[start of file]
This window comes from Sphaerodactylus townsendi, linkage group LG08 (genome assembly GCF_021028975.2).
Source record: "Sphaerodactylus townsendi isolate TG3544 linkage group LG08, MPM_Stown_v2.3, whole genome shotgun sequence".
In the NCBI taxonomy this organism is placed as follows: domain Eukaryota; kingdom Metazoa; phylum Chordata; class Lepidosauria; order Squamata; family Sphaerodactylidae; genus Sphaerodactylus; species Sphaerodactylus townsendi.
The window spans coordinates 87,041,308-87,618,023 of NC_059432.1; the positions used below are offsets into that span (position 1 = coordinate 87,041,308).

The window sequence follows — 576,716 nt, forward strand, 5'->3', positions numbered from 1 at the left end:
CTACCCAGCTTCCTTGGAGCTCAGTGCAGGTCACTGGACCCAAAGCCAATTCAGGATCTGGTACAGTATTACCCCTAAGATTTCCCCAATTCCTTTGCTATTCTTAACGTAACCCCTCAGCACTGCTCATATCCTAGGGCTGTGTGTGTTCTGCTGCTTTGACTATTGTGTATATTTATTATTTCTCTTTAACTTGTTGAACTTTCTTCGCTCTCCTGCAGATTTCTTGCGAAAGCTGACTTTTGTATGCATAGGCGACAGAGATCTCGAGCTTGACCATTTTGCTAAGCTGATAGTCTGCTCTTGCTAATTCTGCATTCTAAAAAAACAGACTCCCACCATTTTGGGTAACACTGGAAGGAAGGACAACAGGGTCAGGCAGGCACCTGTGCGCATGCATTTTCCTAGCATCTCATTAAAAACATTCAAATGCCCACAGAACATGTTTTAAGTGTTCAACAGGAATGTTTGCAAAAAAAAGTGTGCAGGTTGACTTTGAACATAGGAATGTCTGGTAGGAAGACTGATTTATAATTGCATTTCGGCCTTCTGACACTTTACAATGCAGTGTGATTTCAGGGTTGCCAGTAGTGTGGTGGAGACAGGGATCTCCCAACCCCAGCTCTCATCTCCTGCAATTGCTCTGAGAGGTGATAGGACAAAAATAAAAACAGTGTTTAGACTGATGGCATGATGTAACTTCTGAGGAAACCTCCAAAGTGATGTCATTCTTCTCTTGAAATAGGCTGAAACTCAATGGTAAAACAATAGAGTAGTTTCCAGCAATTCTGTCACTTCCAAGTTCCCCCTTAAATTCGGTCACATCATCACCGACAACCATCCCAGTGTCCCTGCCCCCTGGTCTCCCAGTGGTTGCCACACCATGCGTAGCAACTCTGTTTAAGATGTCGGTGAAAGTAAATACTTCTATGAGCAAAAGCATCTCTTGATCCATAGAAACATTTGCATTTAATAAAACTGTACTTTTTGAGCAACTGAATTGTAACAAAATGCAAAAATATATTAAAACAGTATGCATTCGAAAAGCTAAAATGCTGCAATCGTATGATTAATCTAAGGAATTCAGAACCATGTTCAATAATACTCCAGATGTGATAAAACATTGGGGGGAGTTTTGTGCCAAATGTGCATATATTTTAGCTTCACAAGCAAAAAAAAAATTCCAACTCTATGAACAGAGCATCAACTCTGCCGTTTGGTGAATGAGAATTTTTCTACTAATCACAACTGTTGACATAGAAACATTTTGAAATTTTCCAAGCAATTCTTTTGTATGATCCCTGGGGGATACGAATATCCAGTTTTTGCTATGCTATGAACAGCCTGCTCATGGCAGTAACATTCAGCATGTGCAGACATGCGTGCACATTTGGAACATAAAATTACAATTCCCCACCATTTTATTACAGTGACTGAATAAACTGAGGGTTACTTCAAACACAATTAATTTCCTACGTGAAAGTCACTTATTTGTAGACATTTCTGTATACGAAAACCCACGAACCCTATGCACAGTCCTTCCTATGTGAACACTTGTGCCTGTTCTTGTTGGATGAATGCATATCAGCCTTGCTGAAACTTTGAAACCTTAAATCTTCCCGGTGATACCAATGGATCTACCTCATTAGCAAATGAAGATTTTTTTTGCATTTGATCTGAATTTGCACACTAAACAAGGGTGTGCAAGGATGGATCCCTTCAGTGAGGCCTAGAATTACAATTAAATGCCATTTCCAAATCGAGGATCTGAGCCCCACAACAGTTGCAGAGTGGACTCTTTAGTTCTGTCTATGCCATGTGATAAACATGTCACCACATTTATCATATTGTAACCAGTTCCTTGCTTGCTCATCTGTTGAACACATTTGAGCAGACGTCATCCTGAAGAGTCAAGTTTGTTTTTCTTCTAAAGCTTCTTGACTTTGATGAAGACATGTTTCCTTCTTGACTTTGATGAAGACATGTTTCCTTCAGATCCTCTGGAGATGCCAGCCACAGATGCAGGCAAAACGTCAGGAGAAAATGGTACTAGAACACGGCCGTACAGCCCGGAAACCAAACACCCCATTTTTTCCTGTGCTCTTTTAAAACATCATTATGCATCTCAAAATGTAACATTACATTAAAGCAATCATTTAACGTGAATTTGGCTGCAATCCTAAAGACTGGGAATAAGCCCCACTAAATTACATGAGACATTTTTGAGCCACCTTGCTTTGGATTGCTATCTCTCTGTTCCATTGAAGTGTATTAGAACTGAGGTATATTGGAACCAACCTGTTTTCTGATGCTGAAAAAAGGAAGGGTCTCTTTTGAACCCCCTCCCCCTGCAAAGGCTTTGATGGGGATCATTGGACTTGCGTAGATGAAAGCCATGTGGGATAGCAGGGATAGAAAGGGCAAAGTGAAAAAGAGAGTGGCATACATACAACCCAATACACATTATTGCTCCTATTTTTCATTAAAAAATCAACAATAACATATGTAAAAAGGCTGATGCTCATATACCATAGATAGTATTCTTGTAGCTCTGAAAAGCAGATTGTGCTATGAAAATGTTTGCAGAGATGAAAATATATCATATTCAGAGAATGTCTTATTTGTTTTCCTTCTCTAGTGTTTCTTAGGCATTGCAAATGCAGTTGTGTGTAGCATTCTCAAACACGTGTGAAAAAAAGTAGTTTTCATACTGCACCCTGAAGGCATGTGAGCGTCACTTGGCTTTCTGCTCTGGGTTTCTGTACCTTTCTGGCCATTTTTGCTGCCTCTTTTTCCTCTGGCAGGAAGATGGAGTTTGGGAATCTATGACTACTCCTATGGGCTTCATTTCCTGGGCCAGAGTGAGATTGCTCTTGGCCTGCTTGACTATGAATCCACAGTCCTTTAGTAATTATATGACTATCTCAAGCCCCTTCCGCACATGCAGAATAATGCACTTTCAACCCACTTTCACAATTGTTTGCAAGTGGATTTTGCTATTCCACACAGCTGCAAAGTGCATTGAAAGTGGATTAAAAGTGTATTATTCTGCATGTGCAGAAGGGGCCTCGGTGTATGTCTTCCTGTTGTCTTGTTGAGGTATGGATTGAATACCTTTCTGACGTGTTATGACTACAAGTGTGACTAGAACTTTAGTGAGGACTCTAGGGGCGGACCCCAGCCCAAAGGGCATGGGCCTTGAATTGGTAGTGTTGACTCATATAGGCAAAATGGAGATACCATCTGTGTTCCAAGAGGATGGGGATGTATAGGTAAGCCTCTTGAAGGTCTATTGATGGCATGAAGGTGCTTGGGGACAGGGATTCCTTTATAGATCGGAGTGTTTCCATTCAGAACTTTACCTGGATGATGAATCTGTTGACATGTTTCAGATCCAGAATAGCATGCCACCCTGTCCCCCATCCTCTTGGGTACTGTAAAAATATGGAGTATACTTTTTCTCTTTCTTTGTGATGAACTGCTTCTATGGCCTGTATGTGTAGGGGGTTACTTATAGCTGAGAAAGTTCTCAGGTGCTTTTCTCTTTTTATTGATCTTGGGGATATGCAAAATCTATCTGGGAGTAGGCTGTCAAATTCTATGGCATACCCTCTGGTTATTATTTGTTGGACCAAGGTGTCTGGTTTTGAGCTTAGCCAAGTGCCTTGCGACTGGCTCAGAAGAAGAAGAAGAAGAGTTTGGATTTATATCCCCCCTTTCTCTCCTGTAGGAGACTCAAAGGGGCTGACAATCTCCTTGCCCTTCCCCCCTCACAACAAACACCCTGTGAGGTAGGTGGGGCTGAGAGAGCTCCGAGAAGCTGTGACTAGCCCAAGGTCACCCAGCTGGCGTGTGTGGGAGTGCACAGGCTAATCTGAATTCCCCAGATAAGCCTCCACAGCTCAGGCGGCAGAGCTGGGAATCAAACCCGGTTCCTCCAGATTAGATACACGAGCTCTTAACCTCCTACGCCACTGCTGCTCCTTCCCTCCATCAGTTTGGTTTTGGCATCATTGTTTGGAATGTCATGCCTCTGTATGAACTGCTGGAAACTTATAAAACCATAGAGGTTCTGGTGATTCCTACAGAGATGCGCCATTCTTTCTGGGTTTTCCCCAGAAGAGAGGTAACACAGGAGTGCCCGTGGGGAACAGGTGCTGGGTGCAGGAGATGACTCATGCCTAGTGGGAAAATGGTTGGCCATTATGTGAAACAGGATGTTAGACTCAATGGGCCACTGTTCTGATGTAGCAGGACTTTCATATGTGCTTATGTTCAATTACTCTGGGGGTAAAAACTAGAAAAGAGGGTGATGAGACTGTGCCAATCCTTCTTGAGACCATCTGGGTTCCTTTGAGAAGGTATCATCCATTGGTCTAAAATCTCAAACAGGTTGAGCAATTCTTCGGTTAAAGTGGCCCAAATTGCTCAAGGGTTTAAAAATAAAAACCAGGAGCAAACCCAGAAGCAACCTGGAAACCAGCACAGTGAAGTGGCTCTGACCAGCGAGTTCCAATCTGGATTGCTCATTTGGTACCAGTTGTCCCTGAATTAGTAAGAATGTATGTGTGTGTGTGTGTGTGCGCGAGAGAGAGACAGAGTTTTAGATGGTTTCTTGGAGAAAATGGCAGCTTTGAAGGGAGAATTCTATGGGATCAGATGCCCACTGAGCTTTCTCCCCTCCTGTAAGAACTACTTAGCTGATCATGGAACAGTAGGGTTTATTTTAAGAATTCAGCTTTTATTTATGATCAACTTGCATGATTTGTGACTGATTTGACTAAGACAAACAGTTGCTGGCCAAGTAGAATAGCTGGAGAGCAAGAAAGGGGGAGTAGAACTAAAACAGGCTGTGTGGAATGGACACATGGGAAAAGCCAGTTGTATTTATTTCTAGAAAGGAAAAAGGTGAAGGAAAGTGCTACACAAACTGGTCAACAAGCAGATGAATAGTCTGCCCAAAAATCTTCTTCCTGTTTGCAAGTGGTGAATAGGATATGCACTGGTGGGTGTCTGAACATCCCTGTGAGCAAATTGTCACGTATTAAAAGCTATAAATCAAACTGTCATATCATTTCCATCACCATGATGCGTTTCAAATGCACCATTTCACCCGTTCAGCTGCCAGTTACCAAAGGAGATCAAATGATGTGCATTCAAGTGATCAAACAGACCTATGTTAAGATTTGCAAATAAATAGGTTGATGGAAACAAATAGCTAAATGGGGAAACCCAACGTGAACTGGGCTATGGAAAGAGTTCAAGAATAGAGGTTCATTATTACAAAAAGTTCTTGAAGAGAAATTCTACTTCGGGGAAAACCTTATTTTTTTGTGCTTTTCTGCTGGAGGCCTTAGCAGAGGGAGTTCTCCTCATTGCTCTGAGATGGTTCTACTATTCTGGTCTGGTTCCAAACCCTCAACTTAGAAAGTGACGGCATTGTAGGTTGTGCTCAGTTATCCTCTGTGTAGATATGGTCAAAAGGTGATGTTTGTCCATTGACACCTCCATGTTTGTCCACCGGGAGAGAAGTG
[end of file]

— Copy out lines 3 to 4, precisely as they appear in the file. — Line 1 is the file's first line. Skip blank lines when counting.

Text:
In the NCBI taxonomy this organism is placed as follows: domain Eukaryota; kingdom Metazoa; phylum Chordata; class Lepidosauria; order Squamata; family Sphaerodactylidae; genus Sphaerodactylus; species Sphaerodactylus townsendi.
The window spans coordinates 87,041,308-87,618,023 of NC_059432.1; the positions used below are offsets into that span (position 1 = coordinate 87,041,308).